I have also become attached to this theory, not only because it’s more fun, but also because it means that the start of gay’s backstory involves a gradual influx of positive feeling — what semantician Stephen Ullman calls an “amelioration of meaning.” As Liberman points out, the Latin vagus often meant “flighty” or “frivolous,” which, though not the worst possible things to call someone, aren’t as sunshiney as the merriment and joie de vivre implied by “gay” — see, for example, Propertius’s Elegy V, in which a “vagis puellis” is compared negatively to Cynthia, a “docta puella” or “learned girl,” and Propertius’s perpetual muse. So somewhere over the course of its initial leap into English, gay enjoyed a rise in reputation — a fine beginning for a word that would spend the rest of its life undergoing a roller coaster ride of semantic shifts.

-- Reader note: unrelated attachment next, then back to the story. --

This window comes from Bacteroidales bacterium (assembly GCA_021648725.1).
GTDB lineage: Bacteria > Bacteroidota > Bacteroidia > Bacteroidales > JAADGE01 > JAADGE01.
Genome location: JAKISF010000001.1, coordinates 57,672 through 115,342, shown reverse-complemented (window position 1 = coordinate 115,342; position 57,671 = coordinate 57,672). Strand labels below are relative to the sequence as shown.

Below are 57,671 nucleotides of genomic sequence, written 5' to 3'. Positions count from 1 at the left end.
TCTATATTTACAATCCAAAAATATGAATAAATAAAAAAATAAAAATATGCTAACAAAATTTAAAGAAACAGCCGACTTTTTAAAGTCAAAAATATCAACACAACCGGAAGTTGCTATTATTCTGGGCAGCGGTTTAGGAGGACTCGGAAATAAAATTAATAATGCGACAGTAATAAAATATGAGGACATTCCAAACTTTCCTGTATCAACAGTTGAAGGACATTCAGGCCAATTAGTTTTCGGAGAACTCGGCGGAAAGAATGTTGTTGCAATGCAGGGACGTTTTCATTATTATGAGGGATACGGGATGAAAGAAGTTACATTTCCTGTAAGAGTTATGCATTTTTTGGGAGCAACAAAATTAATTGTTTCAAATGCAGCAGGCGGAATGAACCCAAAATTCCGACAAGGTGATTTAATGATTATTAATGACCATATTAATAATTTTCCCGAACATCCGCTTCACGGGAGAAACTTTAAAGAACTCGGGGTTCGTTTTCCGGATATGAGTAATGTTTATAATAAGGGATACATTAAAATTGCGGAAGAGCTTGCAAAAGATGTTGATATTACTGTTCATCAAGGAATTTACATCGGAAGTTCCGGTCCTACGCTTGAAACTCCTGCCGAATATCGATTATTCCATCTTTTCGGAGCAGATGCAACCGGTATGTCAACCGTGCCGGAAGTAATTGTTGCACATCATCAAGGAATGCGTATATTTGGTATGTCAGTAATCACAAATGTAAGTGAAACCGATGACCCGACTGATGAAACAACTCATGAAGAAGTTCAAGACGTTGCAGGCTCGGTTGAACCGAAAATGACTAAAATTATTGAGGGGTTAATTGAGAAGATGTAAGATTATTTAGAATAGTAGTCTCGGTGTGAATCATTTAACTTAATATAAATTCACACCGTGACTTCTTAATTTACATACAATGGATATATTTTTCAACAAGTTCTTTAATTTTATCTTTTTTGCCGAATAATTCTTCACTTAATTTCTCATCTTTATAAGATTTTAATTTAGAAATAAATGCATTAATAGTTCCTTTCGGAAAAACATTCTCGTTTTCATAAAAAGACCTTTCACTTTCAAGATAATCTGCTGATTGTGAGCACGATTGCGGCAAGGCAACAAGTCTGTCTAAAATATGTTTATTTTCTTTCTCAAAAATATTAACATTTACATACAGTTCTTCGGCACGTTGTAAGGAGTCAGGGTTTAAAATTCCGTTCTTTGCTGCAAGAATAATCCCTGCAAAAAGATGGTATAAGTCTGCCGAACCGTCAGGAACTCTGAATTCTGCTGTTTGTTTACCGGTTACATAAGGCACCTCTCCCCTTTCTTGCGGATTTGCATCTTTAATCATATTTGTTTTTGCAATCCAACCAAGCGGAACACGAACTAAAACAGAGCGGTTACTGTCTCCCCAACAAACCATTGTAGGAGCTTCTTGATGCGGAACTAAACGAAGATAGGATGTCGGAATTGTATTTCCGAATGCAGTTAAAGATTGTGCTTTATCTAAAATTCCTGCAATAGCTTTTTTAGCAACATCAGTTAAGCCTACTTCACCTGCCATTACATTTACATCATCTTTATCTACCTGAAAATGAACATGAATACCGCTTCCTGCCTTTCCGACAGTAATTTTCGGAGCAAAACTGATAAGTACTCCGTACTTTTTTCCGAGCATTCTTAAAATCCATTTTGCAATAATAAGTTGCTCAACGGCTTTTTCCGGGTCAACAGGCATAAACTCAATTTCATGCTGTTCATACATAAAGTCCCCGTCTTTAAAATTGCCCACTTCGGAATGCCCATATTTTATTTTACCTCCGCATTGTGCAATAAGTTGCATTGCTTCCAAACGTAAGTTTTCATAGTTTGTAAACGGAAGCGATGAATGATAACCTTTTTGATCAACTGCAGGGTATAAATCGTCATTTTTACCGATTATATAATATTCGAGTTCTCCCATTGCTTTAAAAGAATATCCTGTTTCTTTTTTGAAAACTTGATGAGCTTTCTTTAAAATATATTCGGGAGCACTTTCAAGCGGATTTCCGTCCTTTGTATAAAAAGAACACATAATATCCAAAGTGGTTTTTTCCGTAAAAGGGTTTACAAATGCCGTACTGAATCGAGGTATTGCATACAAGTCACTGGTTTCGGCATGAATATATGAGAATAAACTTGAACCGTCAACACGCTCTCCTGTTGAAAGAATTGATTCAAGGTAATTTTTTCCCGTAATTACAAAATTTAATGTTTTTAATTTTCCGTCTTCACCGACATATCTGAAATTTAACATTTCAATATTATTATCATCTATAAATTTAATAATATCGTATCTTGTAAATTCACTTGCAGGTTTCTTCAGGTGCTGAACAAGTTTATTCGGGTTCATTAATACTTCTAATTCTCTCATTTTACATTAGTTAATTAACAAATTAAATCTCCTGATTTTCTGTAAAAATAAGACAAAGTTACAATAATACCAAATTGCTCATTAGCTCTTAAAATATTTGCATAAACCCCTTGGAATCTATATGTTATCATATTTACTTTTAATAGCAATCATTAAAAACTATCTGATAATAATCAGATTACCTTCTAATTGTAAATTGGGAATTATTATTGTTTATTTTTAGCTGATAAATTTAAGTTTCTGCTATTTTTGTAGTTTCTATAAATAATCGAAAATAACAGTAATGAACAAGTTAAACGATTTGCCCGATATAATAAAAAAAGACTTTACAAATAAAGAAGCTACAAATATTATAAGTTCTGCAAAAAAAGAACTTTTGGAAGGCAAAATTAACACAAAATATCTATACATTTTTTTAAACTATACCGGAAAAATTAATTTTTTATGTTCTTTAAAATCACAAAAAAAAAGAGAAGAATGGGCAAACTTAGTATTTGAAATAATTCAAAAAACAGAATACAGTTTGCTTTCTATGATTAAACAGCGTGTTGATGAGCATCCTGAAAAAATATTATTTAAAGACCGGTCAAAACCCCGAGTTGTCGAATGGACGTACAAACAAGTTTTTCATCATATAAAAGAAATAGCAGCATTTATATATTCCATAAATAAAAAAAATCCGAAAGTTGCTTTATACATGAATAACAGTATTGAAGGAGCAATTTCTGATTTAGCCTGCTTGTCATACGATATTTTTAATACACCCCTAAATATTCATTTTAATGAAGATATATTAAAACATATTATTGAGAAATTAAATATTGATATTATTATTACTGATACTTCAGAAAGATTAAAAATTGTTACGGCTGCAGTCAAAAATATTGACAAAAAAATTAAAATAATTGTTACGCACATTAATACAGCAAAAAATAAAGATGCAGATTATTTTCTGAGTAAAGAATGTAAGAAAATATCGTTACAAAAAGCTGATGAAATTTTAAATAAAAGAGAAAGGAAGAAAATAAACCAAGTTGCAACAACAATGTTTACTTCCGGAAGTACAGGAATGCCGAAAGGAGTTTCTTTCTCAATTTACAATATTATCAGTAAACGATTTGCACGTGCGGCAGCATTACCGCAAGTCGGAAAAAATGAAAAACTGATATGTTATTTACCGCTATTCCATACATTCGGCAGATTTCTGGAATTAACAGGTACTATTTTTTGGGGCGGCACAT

“Gay” first hit paper in 1325, in a transcription of a Middle English song called “Blow, Northerne Wynd.” When I started reading it, I thought it was about how the narrator would brave the northern wind to get to his beloved, who is described as semly and menskful and lossom (“seemly,” “worshipful,” and “lovely,” if you prefer boring new English words). But in the end, he’s actually asking the wind to blow his suetyng (“sweetheart”) to him, which honestly sounds kind of mean and lazy. Dave Wilton found the relevant stanza:
“Heo is dereworþe in day
graciouse, stout, ant gay
gentil, iolyf so þe iay
worhliche when heo wakeþ.